The Arabic script is an Abjad writing system or consonantal alphabet. Most letters stand for a consonant, and short vowels are usually not indicated (but can exceptionally be indicated with diacritic symbols). Long vowels also have proper letters, which is why the Arabic script can be called an impure Abjad.
The Arabic script is said to be well adapted to Arabic grammar (and more generally, Abjads are well adapted to Semitic languages) because roots usually consist of three consonants. Words derived from a common root still look fairly similar in writing because much morphology consists of changes in short vowels.
For instance, according to Classical Arabic and Modern Standard Arabic, the Arabic root ذ ب ح Ḏ-B-Ḥ (to sacrifice) can be derived the forms ذَبَح ḏabaḥa (he sacrificed), ذَبَحْتَ ḏabaḥta (you (masculine singular) sacrificed), ذَبَّحَ ḏabbaḥa (he slaughtered), يُذَبِّح yuḏabbiḥ (he slaughters), and مَذْبَح maḏbaḥ (slaughterhouse). Source: Abjad
(This is marked as disputed in the Wikipedia article, but sounds sensible to me and I think I've also read it elsewhere. Still, if you can cite sources disputing this feel free to rectify it.)
Question: The Arabic script is also used for a range of non-Semitic languages, such as Farsi/Persian and Urdu. Despite a fair degree of influence from Arabic, these languages do not follow the Arabic/Semitic system where roots rely on (three) consonants.
Does this have any practical consequences? Is there any evidence that the use of the Arabic script for non-Semitic languages makes reading and writing harder? Or the use of other Abjads, such as the Hebrew script for Yiddish?
My attempt at an answer, so far:
- On the one hand - as a learner of Arabic - I find the Arabic script troublesome enough even though consonantal roots are important in Arabic and short vowels less so. After all, short vowels carry morphological load (the passive of kataba - write - is kutiba, only distinguished by short vowels). But if authors feel this creates too much ambiguity they use diacritics to mark the crucial short vowels.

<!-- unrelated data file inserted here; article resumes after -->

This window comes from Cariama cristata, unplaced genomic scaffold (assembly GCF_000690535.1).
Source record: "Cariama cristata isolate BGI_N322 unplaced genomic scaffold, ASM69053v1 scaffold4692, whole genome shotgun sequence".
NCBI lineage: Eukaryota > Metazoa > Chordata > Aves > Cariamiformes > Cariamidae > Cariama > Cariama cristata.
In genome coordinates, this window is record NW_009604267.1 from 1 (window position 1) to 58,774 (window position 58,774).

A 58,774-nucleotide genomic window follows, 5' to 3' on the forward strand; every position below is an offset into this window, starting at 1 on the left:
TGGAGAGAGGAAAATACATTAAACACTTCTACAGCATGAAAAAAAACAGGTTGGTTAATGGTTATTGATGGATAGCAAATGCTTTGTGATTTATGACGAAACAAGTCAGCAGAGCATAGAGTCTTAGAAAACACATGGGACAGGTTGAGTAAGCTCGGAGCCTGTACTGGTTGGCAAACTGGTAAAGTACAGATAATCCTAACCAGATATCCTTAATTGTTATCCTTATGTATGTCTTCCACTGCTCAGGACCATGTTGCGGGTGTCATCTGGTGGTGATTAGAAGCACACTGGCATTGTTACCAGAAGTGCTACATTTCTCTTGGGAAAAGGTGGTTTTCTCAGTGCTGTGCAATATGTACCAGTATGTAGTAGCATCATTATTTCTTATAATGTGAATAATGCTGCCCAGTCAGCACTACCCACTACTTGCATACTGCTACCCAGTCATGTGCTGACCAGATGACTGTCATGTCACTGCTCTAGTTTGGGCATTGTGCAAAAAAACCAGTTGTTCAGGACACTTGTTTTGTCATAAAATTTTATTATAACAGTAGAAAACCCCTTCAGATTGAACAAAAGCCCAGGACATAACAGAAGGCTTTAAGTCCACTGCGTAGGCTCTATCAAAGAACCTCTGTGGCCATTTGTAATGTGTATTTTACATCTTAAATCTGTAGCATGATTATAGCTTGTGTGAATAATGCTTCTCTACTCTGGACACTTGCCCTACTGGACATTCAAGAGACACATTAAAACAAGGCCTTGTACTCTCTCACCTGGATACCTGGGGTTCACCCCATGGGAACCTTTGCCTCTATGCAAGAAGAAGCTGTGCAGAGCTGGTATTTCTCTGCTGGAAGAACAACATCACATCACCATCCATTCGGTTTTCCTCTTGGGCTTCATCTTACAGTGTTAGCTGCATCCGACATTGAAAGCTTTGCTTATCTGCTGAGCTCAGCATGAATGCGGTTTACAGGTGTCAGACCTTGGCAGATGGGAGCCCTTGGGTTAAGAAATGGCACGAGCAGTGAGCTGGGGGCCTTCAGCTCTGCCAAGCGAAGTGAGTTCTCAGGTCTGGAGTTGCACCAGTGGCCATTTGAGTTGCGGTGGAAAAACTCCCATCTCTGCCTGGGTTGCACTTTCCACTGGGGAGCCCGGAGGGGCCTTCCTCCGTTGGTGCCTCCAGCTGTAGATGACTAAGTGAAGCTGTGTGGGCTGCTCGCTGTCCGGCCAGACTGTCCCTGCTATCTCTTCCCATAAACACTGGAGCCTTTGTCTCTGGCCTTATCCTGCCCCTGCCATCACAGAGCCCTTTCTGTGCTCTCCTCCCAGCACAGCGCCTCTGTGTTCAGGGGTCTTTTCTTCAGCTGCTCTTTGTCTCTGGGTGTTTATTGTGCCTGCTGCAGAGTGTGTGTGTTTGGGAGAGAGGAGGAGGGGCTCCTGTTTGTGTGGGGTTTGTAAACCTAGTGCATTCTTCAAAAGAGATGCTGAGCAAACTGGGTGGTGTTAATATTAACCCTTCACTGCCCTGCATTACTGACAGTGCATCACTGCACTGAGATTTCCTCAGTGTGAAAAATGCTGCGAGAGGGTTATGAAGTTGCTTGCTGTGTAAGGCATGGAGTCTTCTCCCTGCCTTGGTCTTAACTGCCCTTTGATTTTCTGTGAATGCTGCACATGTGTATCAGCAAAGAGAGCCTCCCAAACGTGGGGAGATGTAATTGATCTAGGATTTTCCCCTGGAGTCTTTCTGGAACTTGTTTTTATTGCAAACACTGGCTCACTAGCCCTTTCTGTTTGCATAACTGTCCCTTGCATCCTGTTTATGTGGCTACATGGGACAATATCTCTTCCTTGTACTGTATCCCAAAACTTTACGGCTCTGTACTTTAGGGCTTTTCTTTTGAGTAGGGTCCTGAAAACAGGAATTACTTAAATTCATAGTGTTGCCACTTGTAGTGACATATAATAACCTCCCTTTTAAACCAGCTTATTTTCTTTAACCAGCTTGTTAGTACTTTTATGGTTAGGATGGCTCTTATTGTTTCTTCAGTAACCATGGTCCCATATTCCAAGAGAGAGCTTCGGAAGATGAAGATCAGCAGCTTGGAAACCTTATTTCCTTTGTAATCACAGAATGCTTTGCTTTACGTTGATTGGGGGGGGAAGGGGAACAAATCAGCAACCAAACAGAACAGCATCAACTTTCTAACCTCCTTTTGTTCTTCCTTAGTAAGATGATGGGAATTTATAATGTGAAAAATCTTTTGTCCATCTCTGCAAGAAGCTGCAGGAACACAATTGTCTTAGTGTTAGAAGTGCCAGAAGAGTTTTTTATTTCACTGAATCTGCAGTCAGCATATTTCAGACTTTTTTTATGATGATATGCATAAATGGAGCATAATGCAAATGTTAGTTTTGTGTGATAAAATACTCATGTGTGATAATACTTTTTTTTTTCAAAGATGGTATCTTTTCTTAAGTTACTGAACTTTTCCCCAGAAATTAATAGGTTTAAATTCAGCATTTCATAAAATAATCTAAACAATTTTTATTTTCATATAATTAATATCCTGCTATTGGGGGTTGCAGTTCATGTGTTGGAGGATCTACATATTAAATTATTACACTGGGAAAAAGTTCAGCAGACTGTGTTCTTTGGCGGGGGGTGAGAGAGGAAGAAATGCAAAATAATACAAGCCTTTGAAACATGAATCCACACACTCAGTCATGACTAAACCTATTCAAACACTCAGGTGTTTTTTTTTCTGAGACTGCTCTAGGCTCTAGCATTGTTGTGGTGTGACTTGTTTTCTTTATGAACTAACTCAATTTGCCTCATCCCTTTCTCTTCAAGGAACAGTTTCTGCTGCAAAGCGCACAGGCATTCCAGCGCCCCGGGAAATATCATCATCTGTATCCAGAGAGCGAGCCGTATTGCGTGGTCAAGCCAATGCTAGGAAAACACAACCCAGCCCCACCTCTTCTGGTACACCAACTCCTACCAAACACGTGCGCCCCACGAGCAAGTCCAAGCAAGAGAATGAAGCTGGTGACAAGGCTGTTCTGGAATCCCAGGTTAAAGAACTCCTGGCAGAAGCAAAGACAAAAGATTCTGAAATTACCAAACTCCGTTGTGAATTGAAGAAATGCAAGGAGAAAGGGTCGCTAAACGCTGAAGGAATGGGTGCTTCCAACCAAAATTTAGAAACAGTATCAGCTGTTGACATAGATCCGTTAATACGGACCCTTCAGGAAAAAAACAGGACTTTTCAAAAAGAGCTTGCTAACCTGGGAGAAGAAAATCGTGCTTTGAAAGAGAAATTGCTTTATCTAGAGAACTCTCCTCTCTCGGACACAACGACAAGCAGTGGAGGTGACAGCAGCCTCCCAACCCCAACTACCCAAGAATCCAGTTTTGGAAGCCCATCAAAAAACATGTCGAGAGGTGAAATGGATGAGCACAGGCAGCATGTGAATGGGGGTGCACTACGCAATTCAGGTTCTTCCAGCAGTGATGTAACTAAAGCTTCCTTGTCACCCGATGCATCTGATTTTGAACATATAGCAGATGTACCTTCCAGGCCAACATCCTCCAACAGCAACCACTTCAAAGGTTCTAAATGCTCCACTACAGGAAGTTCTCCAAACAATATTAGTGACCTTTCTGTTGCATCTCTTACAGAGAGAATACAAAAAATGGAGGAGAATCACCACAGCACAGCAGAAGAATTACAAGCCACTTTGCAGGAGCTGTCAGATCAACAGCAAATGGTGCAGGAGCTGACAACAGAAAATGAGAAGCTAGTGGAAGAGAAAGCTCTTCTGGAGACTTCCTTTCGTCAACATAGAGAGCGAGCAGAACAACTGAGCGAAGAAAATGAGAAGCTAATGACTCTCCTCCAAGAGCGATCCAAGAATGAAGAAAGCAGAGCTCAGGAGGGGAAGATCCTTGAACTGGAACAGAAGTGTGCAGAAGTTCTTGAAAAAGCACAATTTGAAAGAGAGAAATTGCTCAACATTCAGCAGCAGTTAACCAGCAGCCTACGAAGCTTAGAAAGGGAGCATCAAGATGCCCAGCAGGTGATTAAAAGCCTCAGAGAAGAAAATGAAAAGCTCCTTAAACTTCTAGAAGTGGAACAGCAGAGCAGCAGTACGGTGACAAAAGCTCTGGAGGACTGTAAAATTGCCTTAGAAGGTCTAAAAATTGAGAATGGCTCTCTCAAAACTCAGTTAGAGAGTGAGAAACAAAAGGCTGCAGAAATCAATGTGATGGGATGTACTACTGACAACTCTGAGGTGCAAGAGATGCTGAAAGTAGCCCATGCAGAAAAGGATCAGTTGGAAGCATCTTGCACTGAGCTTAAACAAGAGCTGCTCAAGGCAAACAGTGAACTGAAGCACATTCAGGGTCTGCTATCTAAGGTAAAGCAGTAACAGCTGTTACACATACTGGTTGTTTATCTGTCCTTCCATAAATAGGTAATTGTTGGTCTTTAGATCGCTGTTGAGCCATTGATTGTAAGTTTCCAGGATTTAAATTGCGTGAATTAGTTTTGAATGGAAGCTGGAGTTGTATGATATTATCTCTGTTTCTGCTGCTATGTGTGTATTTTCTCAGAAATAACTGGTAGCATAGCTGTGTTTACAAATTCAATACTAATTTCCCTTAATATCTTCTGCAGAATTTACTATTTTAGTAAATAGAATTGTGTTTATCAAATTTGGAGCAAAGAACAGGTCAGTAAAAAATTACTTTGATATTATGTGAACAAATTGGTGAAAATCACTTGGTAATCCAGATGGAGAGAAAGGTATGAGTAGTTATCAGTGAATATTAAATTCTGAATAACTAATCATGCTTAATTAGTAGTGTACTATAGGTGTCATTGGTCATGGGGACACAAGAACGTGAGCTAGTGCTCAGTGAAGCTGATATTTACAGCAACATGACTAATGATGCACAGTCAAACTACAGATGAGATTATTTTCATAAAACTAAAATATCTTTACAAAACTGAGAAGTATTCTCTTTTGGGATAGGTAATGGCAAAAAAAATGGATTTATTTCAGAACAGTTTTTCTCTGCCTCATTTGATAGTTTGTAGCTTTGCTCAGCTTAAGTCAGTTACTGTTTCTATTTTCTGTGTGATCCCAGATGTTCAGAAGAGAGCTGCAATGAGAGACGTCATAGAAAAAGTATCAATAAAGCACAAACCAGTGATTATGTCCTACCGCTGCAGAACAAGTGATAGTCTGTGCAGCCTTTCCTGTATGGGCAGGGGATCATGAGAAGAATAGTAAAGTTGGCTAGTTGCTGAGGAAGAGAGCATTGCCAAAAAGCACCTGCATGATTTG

- Another problem when learning Arabic (caused by the Arabic script) is that I can't pronounce words I do not already know. But this is because I'm a learner, and publications for learners (whether native or non-native) typically include diacritics for short vowels depending on previous knowledge.
- On the other hand, even in English, it's n_t th_t h_rd t_ r__d _ s_nt_nc_ w_th__t v_w_ls. (see below)
- If the Arabic script really does cause so much trouble for non-Semitic languages one would expect these language communities to try and adopt another script. I don't know of any such cases where the community did that of it's on accord (some communities in the Soviet Union were forced to) and even if there are some they seem to be exceptions. I think this is not really a counter-argument to the Arabic script not being ideal for non-Semitic languages because once a community has adopted a script the opportunity costs implied by change would be fairly high (everybody has to learn a new script). Also, many communities using the Arabic script are also Muslim. As the language and script of the Qur'an, the Arabic language and script enjoy a lot of prestige.
(The clause without vowels is supposed to read "it's no that hard to read a sentence without vowels". If you had to read this apparently it is harder than I thought.)